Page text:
McDilda offers great information on energy and tips on energy conservation in her chapters "Greening the Grid" and "Transportation." Especially check out the transportation section for information regarding no cost ways to improve gas mileage.
Green Living: The E Magazine Handbook for Living Lightly on the Earth by the editors of E/The Environmental Magazine
The editors of E/The Environmental Magazine provide a great guide to living an earth friendly life. Their chapters on food, energy, and transportation give information on current events/legislative/political information, what you can do to help, and resources.
The Lazy Environmentalist: Your Guide to Easy, Stylish, Green Living by John Dorfman
Dorfman provides a lot of information about being more energy efficient with transportation, energy alternatives, and electronics. He also offers information on investing in mutual funds that pursue the green sector.
Living Green: A Practical Guide to Simple Sustainability by Greg Horn
Horn's chapters "Sustainability in the Home" and "Energy Sustainability-Time for Renewal" offers background information on energy use in the United States and tips on how to use less energy in your home and your life.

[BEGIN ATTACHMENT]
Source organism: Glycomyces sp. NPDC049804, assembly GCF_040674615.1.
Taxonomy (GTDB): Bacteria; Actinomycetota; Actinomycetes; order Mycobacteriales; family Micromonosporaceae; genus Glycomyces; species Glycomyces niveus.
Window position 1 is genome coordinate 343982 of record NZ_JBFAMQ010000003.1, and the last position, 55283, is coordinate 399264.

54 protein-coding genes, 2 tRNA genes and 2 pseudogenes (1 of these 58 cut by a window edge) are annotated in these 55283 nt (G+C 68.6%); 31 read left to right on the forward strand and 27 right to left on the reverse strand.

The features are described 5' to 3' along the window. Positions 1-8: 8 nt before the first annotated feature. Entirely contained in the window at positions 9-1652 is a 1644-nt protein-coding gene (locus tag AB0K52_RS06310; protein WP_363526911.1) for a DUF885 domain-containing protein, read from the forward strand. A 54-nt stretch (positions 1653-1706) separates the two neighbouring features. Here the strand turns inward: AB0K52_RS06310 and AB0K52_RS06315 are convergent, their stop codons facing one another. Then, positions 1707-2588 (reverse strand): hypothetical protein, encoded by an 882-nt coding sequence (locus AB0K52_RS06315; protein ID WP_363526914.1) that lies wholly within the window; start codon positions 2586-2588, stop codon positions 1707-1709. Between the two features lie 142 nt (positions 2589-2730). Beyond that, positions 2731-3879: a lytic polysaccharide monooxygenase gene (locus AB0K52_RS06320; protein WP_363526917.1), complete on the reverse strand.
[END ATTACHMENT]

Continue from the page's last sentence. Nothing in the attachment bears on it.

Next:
Some Web sites with information on energy conservation:
Energy Efficiency: A Consumer Guide to Buying Energy Efficient Products for the Home
A great consumer website that offers information on buying energy efficient appliances, tips on conserving energy in the home, and additional resources for energy conservation.
A government Web site about ENERGY STAR products. It also includes sections on home improvement, buildings and plants, and people building new homes.
U.S. DOE Energy Efficiency and Renewable Energy (EERE): Consumer's Guide to Energy Efficiency and Renewable Energy
The U.S. Department of Energy provides a great website for home owners and renters on how to improve energy efficiency inside and outside the home. You can also find information on alternative modes of transportation, such as hybrid vehicles and electric vehicles (including electric bicycles), and renewable energy.
*For a table of energy consumption by primary energy source for 1949-2007, see http://www.eia.doe.gov/emeu/aer/txt/ptb0103.html.
**For more information, see http://www.eia.doe.gov/emeu/recs/recs2001/ce_pdf/enduse/ce1-61u_hhmem_useind2001.pdf.